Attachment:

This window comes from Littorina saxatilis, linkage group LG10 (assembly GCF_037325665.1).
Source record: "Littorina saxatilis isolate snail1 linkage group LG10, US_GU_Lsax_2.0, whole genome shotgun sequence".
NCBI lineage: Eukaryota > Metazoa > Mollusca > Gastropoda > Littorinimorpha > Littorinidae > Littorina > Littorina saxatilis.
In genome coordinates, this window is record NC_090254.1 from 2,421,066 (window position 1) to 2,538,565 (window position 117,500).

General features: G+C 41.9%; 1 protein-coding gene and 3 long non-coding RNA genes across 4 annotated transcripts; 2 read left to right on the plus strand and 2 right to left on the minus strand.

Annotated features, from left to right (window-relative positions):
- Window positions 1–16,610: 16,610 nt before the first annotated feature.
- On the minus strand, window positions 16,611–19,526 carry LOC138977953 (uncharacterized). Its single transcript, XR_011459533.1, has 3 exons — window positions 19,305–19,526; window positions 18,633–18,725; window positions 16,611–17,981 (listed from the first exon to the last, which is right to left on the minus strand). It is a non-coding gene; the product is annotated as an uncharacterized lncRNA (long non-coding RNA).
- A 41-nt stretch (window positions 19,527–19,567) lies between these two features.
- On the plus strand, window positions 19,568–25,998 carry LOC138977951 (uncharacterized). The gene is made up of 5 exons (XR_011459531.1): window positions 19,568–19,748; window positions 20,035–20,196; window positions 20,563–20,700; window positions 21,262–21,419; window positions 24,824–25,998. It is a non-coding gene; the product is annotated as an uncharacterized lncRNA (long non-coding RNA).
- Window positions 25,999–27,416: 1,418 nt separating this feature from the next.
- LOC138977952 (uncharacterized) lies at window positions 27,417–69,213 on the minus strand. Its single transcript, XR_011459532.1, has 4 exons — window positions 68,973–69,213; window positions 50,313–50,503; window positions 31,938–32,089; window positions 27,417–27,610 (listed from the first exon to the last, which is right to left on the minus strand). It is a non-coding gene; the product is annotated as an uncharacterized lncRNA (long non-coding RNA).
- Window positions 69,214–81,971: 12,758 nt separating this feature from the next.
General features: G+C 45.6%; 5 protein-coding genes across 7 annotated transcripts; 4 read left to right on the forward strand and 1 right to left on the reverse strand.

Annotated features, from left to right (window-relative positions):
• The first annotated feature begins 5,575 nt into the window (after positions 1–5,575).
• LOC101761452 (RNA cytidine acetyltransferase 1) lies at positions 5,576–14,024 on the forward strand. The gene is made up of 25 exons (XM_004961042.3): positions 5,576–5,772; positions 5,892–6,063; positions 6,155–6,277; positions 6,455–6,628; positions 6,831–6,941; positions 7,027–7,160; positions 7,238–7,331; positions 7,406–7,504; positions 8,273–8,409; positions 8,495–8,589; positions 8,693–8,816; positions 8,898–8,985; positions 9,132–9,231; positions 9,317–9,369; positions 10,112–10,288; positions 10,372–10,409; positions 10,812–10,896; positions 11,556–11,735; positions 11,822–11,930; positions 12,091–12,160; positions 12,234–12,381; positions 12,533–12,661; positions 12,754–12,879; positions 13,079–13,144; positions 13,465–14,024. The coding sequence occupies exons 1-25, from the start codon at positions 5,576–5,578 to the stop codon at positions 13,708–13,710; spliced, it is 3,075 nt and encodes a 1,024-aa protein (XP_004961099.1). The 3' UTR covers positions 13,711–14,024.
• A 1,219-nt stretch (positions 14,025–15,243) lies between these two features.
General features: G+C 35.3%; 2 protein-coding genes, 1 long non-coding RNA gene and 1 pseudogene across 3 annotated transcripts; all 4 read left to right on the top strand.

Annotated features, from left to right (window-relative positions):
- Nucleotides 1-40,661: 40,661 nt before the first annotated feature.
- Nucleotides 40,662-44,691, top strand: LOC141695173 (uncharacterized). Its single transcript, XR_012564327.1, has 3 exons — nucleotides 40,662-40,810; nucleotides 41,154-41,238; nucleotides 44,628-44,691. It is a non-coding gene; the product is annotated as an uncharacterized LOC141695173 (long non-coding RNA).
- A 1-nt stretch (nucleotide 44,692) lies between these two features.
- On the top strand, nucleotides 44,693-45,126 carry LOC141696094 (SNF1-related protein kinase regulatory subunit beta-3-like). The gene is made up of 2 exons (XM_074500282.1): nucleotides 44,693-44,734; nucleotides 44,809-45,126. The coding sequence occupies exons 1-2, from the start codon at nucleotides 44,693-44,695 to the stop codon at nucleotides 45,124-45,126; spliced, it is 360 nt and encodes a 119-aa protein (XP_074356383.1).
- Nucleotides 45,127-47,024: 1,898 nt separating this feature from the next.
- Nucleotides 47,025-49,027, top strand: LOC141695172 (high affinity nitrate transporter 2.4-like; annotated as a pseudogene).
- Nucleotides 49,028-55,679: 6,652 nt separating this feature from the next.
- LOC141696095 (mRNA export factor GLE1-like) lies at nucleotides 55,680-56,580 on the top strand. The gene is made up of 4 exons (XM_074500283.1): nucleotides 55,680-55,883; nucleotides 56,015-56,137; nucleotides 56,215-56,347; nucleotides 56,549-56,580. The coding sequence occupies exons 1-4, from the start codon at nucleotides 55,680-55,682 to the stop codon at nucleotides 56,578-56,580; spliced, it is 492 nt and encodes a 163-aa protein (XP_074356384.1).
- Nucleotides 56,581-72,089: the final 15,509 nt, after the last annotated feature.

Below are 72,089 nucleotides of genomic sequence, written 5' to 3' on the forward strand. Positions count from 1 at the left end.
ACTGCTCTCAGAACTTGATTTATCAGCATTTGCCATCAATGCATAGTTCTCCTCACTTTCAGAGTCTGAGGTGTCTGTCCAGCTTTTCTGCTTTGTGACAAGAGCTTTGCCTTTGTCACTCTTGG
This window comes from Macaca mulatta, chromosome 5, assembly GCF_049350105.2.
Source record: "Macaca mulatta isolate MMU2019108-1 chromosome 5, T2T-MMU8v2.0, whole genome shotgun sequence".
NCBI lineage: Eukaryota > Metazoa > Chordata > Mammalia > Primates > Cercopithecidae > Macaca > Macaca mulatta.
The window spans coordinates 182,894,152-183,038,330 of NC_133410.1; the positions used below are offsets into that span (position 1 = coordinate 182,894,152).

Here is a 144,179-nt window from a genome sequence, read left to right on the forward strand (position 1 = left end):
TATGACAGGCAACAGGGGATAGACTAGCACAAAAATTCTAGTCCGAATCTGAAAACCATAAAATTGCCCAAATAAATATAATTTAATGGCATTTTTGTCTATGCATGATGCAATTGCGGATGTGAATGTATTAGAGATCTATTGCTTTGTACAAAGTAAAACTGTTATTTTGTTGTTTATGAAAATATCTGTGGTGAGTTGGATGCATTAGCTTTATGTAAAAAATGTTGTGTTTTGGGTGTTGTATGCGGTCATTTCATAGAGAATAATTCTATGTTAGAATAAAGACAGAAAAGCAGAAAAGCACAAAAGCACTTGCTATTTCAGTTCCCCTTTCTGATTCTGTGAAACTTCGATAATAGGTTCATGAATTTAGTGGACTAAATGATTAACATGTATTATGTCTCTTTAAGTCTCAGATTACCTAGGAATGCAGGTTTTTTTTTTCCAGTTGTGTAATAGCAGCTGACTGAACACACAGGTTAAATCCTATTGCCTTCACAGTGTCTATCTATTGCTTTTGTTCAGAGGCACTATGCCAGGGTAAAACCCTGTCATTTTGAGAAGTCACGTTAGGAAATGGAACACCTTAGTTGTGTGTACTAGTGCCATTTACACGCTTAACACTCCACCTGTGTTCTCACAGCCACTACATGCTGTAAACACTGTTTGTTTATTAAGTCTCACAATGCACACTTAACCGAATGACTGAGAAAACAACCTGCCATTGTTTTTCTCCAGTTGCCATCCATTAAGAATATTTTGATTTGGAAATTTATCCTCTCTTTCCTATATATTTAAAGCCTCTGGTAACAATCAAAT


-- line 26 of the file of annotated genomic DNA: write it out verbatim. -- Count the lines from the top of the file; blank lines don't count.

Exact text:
- Nucleotides 47,025-49,027, top strand: LOC141695172 (high affinity nitrate transporter 2.4-like; annotated as a pseudogene).